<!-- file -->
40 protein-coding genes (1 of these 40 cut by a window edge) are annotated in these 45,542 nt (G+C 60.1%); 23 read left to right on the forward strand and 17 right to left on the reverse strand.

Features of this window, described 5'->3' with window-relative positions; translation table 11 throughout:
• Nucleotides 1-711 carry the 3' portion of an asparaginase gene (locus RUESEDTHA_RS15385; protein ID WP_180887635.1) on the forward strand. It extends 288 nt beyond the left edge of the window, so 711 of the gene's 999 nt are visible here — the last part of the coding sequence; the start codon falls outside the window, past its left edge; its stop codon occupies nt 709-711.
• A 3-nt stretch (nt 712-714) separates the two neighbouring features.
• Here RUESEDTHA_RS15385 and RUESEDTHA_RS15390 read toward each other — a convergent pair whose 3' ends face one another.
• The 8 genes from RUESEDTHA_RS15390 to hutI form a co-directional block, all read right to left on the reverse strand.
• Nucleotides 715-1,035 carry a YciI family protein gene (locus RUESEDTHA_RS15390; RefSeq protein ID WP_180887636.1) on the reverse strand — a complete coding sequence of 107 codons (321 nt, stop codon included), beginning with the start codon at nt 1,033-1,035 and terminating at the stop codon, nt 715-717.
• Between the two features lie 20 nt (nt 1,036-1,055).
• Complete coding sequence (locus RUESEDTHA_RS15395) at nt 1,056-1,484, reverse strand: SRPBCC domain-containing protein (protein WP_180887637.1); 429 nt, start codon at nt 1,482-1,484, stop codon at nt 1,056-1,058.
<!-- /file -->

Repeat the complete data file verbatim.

40 protein-coding genes (1 of these 40 cut by a window edge) are annotated in these 45,542 nt (G+C 60.1%); 23 read left to right on the forward strand and 17 right to left on the reverse strand.

Features of this window, described 5'->3' with window-relative positions; translation table 11 throughout:
• Nucleotides 1-711 carry the 3' portion of an asparaginase gene (locus RUESEDTHA_RS15385; protein ID WP_180887635.1) on the forward strand. It extends 288 nt beyond the left edge of the window, so 711 of the gene's 999 nt are visible here — the last part of the coding sequence; the start codon falls outside the window, past its left edge; its stop codon occupies nt 709-711.
• A 3-nt stretch (nt 712-714) separates the two neighbouring features.
• Here RUESEDTHA_RS15385 and RUESEDTHA_RS15390 read toward each other — a convergent pair whose 3' ends face one another.
• The 8 genes from RUESEDTHA_RS15390 to hutI form a co-directional block, all read right to left on the reverse strand.
• Nucleotides 715-1,035 carry a YciI family protein gene (locus RUESEDTHA_RS15390; RefSeq protein ID WP_180887636.1) on the reverse strand — a complete coding sequence of 107 codons (321 nt, stop codon included), beginning with the start codon at nt 1,033-1,035 and terminating at the stop codon, nt 715-717.
• Between the two features lie 20 nt (nt 1,036-1,055).
• Complete coding sequence (locus RUESEDTHA_RS15395) at nt 1,056-1,484, reverse strand: SRPBCC domain-containing protein (protein WP_180887637.1); 429 nt, start codon at nt 1,482-1,484, stop codon at nt 1,056-1,058.